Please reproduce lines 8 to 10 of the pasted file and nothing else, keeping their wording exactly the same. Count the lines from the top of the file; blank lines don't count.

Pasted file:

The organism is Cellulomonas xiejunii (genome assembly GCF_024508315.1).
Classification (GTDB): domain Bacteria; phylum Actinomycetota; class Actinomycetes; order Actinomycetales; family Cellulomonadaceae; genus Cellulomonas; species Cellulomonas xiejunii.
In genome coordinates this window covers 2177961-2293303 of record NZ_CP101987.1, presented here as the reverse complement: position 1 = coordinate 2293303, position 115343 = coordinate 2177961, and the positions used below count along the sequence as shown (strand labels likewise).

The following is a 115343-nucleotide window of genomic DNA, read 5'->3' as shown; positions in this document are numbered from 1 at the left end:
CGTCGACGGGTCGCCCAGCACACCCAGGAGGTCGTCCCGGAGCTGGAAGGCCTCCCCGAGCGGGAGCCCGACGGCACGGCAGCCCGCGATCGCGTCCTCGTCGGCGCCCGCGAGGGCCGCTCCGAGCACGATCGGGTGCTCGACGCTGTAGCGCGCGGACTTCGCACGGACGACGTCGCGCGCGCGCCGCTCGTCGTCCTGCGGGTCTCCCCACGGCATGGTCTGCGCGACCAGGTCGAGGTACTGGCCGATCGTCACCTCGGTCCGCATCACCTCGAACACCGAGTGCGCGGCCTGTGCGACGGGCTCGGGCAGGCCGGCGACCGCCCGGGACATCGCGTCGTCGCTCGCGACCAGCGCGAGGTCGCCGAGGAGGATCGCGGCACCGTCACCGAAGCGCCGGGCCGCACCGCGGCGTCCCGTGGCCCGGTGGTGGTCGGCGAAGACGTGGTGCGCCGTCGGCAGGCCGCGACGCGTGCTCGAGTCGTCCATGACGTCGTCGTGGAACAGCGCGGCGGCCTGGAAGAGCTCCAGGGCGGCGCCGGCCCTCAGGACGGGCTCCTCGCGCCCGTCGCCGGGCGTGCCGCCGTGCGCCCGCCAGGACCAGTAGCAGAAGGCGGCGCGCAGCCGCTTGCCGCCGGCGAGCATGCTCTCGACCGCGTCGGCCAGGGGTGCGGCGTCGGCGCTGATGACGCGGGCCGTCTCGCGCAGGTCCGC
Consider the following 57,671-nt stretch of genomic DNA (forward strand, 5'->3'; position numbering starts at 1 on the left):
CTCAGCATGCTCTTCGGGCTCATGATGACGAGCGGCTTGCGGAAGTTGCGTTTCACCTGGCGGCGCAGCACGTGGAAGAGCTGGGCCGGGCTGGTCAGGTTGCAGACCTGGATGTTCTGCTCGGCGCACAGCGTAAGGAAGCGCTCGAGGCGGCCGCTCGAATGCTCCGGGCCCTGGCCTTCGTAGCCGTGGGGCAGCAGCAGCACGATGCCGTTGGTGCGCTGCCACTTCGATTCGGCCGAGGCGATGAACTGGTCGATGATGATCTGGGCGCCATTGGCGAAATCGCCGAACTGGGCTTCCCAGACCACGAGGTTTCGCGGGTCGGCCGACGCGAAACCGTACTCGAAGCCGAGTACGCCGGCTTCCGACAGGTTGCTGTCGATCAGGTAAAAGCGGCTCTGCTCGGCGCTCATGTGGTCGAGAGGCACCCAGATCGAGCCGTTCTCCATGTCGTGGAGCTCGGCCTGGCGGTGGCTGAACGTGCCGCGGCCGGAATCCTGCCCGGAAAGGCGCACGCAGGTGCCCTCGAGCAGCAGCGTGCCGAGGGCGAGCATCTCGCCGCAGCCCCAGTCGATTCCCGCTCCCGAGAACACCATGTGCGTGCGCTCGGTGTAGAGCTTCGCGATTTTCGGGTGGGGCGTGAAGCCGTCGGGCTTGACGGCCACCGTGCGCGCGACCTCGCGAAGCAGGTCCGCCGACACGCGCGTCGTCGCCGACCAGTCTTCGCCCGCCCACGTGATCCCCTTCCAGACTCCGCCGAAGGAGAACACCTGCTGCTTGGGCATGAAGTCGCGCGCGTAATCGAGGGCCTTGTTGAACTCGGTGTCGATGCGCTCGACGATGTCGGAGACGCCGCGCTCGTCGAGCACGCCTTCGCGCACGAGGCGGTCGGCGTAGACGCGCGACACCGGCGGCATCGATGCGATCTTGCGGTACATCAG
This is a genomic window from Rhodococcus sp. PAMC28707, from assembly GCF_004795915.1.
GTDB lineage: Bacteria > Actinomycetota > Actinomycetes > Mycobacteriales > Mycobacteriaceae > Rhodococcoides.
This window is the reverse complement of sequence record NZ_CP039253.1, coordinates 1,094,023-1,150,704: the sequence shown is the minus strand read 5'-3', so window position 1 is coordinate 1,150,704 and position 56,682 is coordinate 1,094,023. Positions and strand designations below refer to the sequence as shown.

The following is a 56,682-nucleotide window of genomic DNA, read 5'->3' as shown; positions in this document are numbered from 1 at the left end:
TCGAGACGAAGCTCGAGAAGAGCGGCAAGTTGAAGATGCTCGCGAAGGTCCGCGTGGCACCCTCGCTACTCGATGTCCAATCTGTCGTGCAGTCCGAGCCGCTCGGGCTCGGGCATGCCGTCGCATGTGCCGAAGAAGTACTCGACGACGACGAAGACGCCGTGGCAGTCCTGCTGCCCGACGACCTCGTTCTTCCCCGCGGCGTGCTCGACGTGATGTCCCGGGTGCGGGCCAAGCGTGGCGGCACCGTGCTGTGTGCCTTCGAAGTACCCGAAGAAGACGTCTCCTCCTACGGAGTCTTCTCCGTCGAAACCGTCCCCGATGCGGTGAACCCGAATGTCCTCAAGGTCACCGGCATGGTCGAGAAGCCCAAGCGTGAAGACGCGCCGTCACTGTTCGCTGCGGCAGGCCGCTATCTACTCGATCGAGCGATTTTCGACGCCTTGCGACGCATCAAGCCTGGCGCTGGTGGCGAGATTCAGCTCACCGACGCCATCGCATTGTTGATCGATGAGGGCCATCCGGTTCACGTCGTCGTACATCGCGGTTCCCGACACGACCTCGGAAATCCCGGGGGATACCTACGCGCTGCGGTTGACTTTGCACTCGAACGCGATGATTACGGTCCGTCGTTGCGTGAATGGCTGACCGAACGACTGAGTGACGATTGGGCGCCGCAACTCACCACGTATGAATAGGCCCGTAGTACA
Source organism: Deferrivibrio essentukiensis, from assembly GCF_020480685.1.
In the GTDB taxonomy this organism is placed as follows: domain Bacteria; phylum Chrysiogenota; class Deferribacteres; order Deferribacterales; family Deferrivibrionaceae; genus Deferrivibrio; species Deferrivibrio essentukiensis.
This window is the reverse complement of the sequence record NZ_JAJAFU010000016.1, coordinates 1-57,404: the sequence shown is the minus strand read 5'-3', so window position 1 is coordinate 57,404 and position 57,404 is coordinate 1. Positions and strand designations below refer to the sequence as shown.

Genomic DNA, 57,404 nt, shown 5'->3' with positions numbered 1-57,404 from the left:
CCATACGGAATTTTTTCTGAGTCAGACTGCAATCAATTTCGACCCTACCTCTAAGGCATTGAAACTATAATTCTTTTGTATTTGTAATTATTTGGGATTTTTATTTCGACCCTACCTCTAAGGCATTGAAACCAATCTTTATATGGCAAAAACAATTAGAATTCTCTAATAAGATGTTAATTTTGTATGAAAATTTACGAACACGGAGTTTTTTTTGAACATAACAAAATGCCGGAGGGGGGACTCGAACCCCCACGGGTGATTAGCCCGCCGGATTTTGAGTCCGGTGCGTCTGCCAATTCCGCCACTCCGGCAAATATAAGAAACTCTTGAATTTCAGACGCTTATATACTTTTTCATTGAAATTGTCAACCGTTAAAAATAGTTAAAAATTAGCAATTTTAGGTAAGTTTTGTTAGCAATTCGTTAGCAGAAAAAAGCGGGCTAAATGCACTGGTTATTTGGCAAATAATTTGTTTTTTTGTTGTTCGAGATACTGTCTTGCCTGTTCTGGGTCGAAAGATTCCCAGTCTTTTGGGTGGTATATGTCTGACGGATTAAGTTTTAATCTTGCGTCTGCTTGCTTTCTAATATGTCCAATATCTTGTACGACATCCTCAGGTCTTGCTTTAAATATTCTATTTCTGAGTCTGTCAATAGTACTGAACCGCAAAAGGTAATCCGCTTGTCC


This is a genomic window from Rhodococcus sp. PAMC28707, from assembly GCF_004795915.1.
GTDB lineage: Bacteria > Actinomycetota > Actinomycetes > Mycobacteriales > Mycobacteriaceae > Rhodococcoides.
This window is the reverse complement of sequence record NZ_CP039253.1, coordinates 1,094,023-1,150,704: the sequence shown is the minus strand read 5'-3', so window position 1 is coordinate 1,150,704 and position 56,682 is coordinate 1,094,023. Positions and strand designations below refer to the sequence as shown.